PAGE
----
The opinions voiced in this material are for general information only and are not intended to provide specific advice or recommendations for any individual.

This material was prepared by Crystal Marketing Solutions, LLC, and does not necessarily represent the views of the presenting party, nor their affiliates. This information has been derived from sources believed to be accurate and is intended merely for educational purposes, not as advice.


What are 5 key tips for retirement savings? ›

Retirement advice from real retirees
  • Monitor your investments in pre-retirement. Money needed 5-10 years into retirement is most vulnerable, so avoid overspending. ...
  • Plan for inflation as a fact of life. ...
  • Talk with your spouse or significant other about retirement spending. ...
  • Focus on physical health.

What are 5 factors when planning for retirement? ›

Retirement planning should include determining time horizons, estimating expenses, calculating required after-tax returns, assessing risk tolerance, and doing estate planning. Start planning for retirement as soon as you can to take advantage of the power of compounding.

What are the 5 phases of retirement? ›

The journey through the 5 stages of retirement
  • Stage 1: Pre-retirement.
  • Stage 2: The honeymoon phase.
  • Stage 3: Disenchantment.
  • Stage 4: Re-orientation and finding yourself.
  • Stage 5: Stability.

What is the most important thing in retirement? ›

According to an AgeWave study, more than 80% of today's retirees say health is the most important ingredient for a happy retirement, meaning that the majority value good health even over financial security.

What are the most important things to have in retirement? ›

It's a good idea to get expert advice when it comes to:
  • Transition to retirement strategies.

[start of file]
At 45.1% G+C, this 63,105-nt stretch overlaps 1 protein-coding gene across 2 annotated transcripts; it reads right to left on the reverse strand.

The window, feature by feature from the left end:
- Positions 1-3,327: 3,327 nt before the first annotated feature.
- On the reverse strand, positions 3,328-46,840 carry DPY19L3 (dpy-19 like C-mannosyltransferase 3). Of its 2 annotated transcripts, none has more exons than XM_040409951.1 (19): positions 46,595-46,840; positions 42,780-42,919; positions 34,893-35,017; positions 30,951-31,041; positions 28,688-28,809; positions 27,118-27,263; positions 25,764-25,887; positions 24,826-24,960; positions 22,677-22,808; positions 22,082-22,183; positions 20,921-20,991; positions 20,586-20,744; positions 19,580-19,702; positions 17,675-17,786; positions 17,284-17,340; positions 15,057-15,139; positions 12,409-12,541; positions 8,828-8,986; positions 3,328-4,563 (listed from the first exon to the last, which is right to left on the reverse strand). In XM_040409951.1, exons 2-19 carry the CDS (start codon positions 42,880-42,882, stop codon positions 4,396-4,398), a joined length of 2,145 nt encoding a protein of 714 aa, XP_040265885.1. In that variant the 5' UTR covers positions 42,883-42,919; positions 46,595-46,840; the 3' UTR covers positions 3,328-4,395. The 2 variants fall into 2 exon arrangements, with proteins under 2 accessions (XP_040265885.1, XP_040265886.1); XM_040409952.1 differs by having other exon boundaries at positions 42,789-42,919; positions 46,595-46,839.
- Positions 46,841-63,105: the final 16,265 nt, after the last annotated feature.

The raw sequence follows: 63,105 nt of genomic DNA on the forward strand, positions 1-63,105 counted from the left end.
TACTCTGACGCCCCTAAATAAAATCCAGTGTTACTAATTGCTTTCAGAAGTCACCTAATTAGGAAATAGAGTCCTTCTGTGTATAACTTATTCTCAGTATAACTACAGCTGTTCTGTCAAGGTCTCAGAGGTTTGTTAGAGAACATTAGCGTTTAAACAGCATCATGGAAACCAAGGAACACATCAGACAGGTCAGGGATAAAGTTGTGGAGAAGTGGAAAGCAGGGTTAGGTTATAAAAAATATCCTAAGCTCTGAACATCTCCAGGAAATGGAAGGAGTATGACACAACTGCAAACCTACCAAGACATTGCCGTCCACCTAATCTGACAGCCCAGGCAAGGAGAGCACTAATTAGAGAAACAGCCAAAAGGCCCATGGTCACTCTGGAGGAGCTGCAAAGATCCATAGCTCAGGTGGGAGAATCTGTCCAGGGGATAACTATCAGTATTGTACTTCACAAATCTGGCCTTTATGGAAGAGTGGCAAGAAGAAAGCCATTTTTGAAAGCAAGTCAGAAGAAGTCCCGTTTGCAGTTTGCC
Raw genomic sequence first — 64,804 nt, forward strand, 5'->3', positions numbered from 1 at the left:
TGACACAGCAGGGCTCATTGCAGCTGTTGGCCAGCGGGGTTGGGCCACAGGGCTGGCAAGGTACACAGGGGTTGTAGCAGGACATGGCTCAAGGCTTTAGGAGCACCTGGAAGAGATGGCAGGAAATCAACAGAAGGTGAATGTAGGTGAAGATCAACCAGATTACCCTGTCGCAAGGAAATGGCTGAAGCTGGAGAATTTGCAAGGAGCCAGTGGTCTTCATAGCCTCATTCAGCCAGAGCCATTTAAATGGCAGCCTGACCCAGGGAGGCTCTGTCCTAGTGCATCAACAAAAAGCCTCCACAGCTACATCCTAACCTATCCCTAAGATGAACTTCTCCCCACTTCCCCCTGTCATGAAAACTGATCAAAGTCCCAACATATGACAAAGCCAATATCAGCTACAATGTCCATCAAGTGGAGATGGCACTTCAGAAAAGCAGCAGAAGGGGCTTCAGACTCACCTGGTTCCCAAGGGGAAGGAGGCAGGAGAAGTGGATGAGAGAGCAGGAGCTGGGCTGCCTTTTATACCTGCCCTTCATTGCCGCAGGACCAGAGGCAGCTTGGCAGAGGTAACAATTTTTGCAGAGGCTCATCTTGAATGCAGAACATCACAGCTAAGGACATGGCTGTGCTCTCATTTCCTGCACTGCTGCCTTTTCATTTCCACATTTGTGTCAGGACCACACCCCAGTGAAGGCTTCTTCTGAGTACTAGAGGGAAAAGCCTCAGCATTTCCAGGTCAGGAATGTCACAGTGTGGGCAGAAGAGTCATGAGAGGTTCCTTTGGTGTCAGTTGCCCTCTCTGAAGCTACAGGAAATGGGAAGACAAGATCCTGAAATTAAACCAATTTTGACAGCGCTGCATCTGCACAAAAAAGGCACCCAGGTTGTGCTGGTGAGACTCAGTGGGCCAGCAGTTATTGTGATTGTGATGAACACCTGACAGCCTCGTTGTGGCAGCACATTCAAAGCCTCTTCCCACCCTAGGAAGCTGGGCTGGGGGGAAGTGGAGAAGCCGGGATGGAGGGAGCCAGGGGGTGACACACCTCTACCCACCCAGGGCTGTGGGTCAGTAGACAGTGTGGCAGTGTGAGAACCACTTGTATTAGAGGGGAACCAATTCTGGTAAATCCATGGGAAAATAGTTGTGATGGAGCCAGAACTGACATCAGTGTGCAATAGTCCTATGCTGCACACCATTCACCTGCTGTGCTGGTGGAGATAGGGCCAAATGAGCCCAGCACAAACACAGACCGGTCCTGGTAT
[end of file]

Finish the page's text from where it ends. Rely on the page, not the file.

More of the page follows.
• Budgeting in retirement.
  • Tax minimisation strategies.
  • Investing your pension.
  • Age Pension and other social security entitlements.
  • Estate planning.

What is transition to retirement example? ›

An example of a Transition to Retirement (TTR) Pension is simple. A TTR pension is commenced with some or all of your superannuation balance while you are still working and you are required to draw an income of between 4% and 10% of the account balance, as calculated on 1 July of each year.

What should you not do when you retire? ›

Plan for healthcare costs in retirement, pay off debt and delay Social Security until age 70 to help maximize your benefits.
  1. Quitting Your Job. ...
  2. Not Saving Now. ...
  3. Not Having a Financial Plan. ...
  4. Not Maxing out a Company Match. ...
  5. Investing Unwisely. ...
  6. Not Rebalancing Your Portfolio. ...
  7. Poor Tax Planning. ...
  8. Cashing out Savings.

What are the 4 pillars of retirement? ›

The four pillars of the new retirement are health, family, purpose, and finances. They are inextricably interconnected, and each is essential to thrive in the new retirement. The new retirement is becoming an exciting and fulfilling stage of life—with new choices, new freedoms, and new challenges.

What are the top 5 challenges you will face in retirement? ›

  • Outliving your money in retirement. The biggest threat retirees face is outliving their retirement savings, according to Hou's research. ...
  • Higher-than-expected medical costs. ...
  • Stock market volatility. ...
  • Family expenses. ...
  • Social Security policy changes.
8 Jul 2022

How do I ensure I have enough retirement? ›

10 tips to help you boost your retirement savings — whatever your age
  1. Focus on starting today. ...
  2. Contribute to your 401(k) account. ...
  3. Meet your employer's match. ...
  4. Open an IRA. ...
  5. Take advantage of catch-up contributions if you're age 50 or older. ...
  6. Automate your savings. ...
  7. Rein in spending. ...
  8. Set a goal.

What are the 3 goals of retirement? ›

Some common retirement goals include: Set a retirement budget. Plan a milestone event. Prioritize wellness.

What is the best first step to prepare for retirement? ›

Saving Matters!